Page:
Oldsmobile Toronado - Toybox

By: Unique Cars magazine

Presented by

toronado fr34 Oldsmobile Toronado toronado fr34
tornado clockls Oldsmobile Toronado tornado clockls
toronado eng Oldsmobile Toronado toronado eng
toronado int toronado int
toronado lhs Oldsmobile Toronado toronado lhs
toronado r34 Oldsmobile Toronado toronado r34

Rare and unusual big front-wheel-drive

toronado fr34.jpg

 

IT WOULD be way too easy to dismiss this 1968 coupe as another oddball American, and you’d be doing the car a serious dis-service. In fact Oldsmobile and parent company GM threw a lot of resources at developing this car, to the point where it has a famously tough drivetrain.

 

toronado eng.jpg

 

That’s partly a symptom of being a front-wheel-drive in a traditionally rear-wheel market, so the boffins in GM’s engineering department knew they had to get this one right. Initially based on the 425ci (7.0lt) Rocket V8, which claimed 385 horses (287kW), the popwertrain ran a specially-developed Turbo Hydramatic 400 tansmission (dubbed TH425) operating as a transaxle.

General Motors claimed it did 1.5 million test miles with the rig, which it labelled the Unitized Power Package. It went on, with minimal mods, to power the company’s motorhomes and a version was developed by Cadillac for the new FWD Eldorado.

 

toronado lhs.jpg

 

You get the sense that despite a long history of producing FWD cars (ever heard of Cord?), the American motor industry was still a long way from being entirely comfortable with the idea.

 

toronado r34.jpg

 

With that sort of background and expense, you’d expect a Toronado to be something a bit special, which was the whole idea of the model. It was Oldsmobile’s entry into the ‘Personal Luxury’ car segment and was a new package from the ground up.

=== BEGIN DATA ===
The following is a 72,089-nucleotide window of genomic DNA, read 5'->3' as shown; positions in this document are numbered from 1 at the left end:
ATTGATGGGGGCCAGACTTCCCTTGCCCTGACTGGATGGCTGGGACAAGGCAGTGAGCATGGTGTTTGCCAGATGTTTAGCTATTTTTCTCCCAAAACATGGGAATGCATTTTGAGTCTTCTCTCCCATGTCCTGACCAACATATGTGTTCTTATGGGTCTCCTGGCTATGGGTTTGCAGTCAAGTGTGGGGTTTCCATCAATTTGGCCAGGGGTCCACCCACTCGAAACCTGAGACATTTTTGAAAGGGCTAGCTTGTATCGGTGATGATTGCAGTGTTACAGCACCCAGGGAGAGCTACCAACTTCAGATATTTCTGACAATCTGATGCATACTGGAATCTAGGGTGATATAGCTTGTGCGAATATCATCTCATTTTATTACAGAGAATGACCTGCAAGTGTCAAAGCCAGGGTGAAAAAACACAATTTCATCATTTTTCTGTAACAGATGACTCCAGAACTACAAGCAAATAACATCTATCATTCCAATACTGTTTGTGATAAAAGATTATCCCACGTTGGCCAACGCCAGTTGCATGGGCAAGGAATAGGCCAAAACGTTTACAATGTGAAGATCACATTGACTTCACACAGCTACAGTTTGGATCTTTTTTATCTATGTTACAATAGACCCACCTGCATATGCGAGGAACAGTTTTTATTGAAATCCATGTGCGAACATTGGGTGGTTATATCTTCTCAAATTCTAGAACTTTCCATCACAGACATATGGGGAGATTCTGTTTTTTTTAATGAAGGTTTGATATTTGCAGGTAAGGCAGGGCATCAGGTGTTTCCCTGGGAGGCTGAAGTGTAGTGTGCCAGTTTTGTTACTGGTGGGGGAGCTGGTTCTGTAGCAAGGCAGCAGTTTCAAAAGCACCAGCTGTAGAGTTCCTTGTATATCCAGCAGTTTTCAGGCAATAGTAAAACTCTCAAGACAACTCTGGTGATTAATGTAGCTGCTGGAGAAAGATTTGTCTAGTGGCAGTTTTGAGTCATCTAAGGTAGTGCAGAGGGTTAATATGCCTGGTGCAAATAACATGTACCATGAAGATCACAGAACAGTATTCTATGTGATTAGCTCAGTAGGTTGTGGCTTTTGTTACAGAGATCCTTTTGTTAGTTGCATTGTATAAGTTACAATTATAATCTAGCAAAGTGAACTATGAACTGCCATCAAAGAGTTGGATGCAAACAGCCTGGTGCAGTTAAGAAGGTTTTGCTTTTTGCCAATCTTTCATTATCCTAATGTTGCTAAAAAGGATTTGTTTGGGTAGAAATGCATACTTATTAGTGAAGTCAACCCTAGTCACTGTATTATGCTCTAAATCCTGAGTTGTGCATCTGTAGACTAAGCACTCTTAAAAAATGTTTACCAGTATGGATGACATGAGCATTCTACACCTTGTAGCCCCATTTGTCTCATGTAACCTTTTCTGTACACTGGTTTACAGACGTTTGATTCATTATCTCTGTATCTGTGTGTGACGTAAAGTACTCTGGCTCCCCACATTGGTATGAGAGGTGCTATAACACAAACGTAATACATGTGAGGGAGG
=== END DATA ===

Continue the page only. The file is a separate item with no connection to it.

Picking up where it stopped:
Engineering indulged in one or two design quirks (well, for GM at least), such as the use of torsion bars for the front suspension, to overcome the limited remaining space in an already crowded front end.

 

tornado clockls.jpg

There were some individual touches in the cabin. Most famous is the ‘slot machine’ speedo where the indicator line was stationary against a rotating drum of numbers.

 

toronado int.jpg

 

It won a few awards along the way, with some testers liking the handling and it actually sold pretty well with some 40,000-plus finding new owners in the first year.

This example is with the Healey Factory in sunny Melbourne. It’s lived much of its life in collections, is said to be in exceptional condition, and is priced at $49,500.

 

toronado r34.jpg

 

Sell your car for free right here

Unique Cars auction results listing

Unique Cars magazine Value Guides

Get our newsletter, packed with all the latest toys and tips

Subscribe to the print mag and save, here

 

Subscribe to Unique Cars Magazine and save up to 39%
Australia’s classic and muscle car bible. With stunning features, advice, market intelligence and hundreds of cars for sale.

Subscribe